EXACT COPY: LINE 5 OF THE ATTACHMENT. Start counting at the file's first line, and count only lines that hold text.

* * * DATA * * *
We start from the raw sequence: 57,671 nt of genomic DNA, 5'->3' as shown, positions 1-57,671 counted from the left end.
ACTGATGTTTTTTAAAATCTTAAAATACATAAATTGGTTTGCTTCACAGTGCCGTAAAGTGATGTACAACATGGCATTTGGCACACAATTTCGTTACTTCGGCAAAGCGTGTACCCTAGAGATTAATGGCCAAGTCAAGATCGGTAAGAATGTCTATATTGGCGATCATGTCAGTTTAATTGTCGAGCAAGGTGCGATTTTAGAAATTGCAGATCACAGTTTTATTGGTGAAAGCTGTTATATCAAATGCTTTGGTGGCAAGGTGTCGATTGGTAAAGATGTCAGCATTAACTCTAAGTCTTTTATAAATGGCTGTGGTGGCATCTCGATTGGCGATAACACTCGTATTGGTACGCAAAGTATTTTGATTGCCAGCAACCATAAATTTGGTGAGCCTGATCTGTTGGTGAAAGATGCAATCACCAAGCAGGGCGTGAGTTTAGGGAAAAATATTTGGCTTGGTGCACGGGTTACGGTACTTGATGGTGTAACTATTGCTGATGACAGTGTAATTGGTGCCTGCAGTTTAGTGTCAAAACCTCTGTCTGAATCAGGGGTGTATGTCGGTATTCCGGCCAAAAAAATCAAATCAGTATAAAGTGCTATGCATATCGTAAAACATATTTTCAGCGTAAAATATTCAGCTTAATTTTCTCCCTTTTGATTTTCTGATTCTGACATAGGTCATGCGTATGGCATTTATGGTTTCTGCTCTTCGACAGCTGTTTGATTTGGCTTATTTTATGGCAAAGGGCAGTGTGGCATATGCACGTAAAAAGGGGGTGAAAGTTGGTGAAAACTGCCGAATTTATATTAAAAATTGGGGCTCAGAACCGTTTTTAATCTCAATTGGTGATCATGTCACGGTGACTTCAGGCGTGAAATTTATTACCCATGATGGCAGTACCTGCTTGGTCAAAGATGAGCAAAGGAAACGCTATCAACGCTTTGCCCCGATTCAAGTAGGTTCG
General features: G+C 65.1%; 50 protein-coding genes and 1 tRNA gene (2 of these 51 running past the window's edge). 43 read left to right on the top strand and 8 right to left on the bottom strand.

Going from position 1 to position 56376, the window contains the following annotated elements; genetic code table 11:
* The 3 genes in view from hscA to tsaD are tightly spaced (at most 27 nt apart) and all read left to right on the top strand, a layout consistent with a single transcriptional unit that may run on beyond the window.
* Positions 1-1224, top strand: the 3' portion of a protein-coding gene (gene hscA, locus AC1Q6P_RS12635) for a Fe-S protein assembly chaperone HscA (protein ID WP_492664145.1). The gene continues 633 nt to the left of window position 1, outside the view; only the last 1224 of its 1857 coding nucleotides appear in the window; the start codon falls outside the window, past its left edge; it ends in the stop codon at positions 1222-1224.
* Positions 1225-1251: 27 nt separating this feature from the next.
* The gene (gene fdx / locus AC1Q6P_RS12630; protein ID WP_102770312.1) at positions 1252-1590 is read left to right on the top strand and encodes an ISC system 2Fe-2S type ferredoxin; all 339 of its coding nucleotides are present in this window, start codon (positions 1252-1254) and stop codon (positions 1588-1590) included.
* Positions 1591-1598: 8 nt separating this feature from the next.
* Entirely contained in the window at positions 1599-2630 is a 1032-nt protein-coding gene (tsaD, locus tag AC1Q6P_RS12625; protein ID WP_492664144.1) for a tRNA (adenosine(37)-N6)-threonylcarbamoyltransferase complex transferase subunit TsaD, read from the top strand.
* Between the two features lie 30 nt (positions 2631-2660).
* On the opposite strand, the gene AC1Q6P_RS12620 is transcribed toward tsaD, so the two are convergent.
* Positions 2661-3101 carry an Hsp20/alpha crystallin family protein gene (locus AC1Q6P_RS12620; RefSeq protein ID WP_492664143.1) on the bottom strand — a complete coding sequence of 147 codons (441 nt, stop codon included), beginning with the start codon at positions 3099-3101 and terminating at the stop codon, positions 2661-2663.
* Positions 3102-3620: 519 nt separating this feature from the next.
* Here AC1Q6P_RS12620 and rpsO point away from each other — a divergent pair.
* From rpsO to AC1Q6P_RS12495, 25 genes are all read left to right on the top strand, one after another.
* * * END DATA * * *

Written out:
* The 3 genes in view from hscA to tsaD are tightly spaced (at most 27 nt apart) and all read left to right on the top strand, a layout consistent with a single transcriptional unit that may run on beyond the window.